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Chapter 1


1.1 Harvest systems

Harvesting is the gathering of plant parts that are of commercial interest. These include: Fruits - e.g. tomatoes, peppers, apples, kiwifruits, etc.; root crops - e.g. beets, carrots etc; Leafy vegetables - spinach and Swiss chard; Bulbs - onions or garlic; Tubers - potatoes; stems - asparagus; petioles - celery and Inflorescences - broccoli, cauliflower etc. Harvest marks the end of the growing period and the commencement of market preparation or conditioning for fresh products.

Harvesting can be performed by hand or mechanically. However, for some crops - e.g. onions, potatoes, carrots and others - it is possible to use a combination of both systems. In such cases, the mechanical loosening of soil facilitates hand harvesting. The choice of one or other harvest system depends on the type of crop, destination and acreage to be harvested. Fruits and vegetables for the fresh market are hand harvested while vegetables for processing or other crops grown on a large scale are mainly harvested mechanically.

The main advantages of mechanized harvesting are speed and the reduced costs per ton harvested. However, because of the risk of mechanical damage, it can only be used on crops that require a single harvest. A decision to purchase equipment requires careful evaluation of: the initial investment required, maintenance costs and the long period in which equipment may have to stand idle. In addition to this, the entire operation needs to be designed specifically for mechanized harvesting - distances between rows, field leveling, pesticide spraying, cultural practices to varieties which can be adapted to rough handling. Market preparation (grading, cleaning, packing, etc.) and the trade should also be able to handle large volumes of produce.

Hand harvesting is particularly suitable for crops with an extended harvest period. The rate of harvesting can be increased by hiring more workers if, for example, due to climate, there is accelerated ripening and a need to harvest the crop quickly. The main benefit of hand harvesting over mechanized harvesting is that humans are able to select the produce at its correct stage of ripening and handle it carefully. The result is a higher quality product with minimum damage. This is important for tender crops. However, adequate training, including supervision of the harvest crew, is required. In Figure 1 apples harvested by an unsupervised crew had more bruises than those in which close supervision was available.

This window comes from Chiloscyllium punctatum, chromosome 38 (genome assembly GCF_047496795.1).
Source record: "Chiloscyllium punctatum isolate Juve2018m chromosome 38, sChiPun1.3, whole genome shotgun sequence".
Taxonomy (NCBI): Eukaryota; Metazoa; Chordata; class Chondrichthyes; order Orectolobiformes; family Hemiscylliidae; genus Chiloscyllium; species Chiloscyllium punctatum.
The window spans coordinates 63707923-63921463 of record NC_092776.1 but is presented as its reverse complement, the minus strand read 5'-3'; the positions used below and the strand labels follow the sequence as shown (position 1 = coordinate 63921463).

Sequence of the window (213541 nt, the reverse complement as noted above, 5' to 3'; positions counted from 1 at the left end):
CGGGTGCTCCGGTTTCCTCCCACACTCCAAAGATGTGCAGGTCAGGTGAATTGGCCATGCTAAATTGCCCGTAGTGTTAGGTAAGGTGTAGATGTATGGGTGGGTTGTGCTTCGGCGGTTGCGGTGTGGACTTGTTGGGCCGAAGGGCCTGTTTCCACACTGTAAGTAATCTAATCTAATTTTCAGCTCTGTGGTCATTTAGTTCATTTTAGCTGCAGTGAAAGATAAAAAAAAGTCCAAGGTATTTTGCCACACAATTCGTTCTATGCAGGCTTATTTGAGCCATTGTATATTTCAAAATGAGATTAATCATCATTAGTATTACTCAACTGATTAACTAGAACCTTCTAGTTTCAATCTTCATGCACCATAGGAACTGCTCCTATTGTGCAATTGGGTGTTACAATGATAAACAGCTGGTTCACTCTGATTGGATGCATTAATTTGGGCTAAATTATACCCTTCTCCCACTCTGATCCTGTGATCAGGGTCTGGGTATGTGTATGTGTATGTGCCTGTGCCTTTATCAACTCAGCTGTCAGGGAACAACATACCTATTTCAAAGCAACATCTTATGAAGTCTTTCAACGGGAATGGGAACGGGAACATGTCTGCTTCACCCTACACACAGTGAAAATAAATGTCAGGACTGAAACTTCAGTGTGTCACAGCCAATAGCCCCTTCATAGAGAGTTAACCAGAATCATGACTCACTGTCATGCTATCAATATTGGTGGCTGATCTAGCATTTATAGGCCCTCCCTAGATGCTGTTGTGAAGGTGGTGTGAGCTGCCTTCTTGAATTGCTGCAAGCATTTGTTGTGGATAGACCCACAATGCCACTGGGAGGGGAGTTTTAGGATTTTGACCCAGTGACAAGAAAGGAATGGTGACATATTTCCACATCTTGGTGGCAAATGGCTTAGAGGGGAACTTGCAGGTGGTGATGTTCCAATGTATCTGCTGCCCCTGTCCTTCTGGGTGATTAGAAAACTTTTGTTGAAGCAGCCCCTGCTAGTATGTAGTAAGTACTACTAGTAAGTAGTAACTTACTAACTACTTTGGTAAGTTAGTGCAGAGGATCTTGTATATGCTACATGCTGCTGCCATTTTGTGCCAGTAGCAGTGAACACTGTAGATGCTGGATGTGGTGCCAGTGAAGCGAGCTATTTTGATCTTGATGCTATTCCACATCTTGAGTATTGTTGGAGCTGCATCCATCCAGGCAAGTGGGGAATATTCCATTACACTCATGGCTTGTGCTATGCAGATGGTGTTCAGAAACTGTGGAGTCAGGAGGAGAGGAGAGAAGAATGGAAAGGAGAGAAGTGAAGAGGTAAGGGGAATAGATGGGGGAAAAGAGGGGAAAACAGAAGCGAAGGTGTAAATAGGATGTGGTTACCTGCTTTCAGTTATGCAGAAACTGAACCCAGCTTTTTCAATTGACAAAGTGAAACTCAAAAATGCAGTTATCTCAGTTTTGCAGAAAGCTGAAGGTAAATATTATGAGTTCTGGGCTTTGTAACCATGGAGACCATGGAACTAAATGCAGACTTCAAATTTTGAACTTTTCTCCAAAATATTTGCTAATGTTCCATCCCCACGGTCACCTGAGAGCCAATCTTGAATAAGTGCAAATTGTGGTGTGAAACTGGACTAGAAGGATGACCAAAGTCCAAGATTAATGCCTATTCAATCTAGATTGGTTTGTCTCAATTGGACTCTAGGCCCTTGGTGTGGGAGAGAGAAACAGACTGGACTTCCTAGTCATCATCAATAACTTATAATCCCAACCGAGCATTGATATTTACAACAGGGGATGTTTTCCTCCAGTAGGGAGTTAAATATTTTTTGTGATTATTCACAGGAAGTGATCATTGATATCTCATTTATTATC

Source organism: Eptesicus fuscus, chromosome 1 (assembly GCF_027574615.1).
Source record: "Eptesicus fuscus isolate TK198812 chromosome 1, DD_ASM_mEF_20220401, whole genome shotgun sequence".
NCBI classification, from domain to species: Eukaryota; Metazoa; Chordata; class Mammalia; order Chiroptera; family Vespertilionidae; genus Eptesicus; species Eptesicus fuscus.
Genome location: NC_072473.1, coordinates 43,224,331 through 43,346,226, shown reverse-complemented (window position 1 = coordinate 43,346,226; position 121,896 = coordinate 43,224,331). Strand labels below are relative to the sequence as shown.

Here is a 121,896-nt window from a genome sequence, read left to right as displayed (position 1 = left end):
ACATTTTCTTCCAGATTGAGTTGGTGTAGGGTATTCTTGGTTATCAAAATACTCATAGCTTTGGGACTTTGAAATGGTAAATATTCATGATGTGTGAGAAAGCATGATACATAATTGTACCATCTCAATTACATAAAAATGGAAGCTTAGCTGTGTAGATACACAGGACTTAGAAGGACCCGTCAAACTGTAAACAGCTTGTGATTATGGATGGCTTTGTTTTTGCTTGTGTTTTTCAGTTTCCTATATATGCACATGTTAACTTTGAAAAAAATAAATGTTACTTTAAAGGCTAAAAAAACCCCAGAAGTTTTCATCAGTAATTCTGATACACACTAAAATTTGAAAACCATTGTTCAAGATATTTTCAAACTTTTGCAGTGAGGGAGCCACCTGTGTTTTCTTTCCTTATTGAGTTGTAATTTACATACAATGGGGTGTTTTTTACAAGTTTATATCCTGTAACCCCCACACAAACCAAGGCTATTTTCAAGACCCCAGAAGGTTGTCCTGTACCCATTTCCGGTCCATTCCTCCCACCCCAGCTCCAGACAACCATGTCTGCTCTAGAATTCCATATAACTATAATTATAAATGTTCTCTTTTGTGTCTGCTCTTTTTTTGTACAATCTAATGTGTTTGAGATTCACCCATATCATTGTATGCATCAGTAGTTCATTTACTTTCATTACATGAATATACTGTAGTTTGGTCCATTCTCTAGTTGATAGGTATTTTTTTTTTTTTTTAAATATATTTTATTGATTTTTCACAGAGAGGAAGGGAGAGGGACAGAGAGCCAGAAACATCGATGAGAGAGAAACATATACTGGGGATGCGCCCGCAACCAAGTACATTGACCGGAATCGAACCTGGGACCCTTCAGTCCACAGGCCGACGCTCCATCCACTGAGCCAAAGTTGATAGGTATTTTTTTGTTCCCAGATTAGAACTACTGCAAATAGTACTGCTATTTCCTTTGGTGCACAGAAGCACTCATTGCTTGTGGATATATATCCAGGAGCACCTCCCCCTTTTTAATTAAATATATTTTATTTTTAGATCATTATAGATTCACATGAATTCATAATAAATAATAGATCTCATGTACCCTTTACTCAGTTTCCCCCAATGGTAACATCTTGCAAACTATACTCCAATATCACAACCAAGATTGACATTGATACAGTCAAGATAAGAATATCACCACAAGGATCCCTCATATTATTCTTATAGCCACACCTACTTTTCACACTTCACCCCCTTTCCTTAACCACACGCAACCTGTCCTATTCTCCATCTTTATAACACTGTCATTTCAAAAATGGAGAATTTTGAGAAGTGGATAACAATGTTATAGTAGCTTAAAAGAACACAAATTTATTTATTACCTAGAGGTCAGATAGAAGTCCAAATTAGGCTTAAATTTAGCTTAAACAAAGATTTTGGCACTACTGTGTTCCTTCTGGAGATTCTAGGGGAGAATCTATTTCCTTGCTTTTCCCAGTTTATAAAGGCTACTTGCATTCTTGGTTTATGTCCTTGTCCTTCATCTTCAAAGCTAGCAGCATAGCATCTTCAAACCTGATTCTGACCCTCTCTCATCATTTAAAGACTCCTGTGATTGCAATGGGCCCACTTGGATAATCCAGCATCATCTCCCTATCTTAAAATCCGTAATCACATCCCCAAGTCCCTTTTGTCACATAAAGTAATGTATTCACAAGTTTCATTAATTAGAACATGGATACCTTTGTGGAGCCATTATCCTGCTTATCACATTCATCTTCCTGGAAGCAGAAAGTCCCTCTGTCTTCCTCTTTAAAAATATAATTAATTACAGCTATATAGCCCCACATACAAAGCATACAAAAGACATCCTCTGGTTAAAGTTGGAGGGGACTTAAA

Contractual arrangements with harvest labour also influences the final quality of product harvested. When wages are paid per week, fortnight or month, harvesting is undertaken carefully. However, when payment is per box, meters of row or number of harvested plants, harvesting can be careless. Establishing teams and division of labour also influences quality. Long working days and/or few breaks as well as extremely adverse conditions (excessive heat or cold) can result in unnecessary rough handling of produce. Harvest labour needs to be adequately trained to give them the necessary skills to select produce at the correct stage of ripeness or degree of maturity as well as sorting techniques to minimize damage.

1.2 Harvest ripeness and readiness for harvest

In many cases harvest ripeness and readiness for harvest are used synonymously. However, it is more technically accurate to use "ripeness" for fruits such as tomato, peach, pepper, etc. Here, the consumption stage continues after certain changes in colour, texture and flavor. On the other hand, in species where these changes do not occur such as asparagus, lettuce, and beets, the term "readiness for harvest" is preferable.

Maturity is the harvest index most widely used in fruits. However, physiological maturity needs to be distinguished from commercial maturity. The former is reached when development is over. It may or may not be followed by the ripening process to achieve the commercial maturity required by the market. Every fruit shows one or more apparent signs when it reaches physiological maturity. For example, in tomato, the gelatinous mass fills the internal locules and seeds cannot be cut when fruits are sectioned with a sharp knife. In peppers, seeds become hard and the internal surface of the fruit starts colouring (Figure 2).

Over maturity or over ripening is the stage that follows commercial maturity and is when the fruit softens and loses part of its characteristic taste and flavor. However, it is the ideal condition for preparing jams or sauces (Figure 3). Commercial maturity may or may not coincide with physiological maturity. For cucumbers, zucchinis, snapbeans, peas, baby vegetables, and many others, commercial maturity is reached well before the end of development.

Figure 1: Number of slight and severe bruises per 100 apples according to the degree of supervision of the picking crew. A: closely supervised and B not supervised.(Adapted from Smith, et al., 1949).

At this point, it is necessary to differentiate between two types of fruits: climacteric and non-climacteric. Climacteric include for example tomatoes, peaches etc. They are capable of generating ethylene, the hormone required for ripening even when detached from the mother plant. Non-climacteric include for example peppers, citrus etc. Commercial maturity is only obtained on the plant (Table 1). Climacteric fruits are autonomous from the ripening point of view and changes in taste, aroma, colour and texture are associated with a transitory respiratory peak and closely related to autocatalytic ethylene production. Figures 4 and 5 illustrate this point: Climacteric fruits such as tomato reach full red colour even when harvested green (Figure 4, left). On the other hand, in non- climacteric fruits such as bell peppers, slight changes in colour take place after harvest. Full red colour is only obtained while fruit is attached to the plant (Figure 5). As a general rule, the more mature the product, the shorter its post-harvest life. For distant markets, this means climacteric fruits need to be harvested as early as possible, but always after reaching their physiological maturity.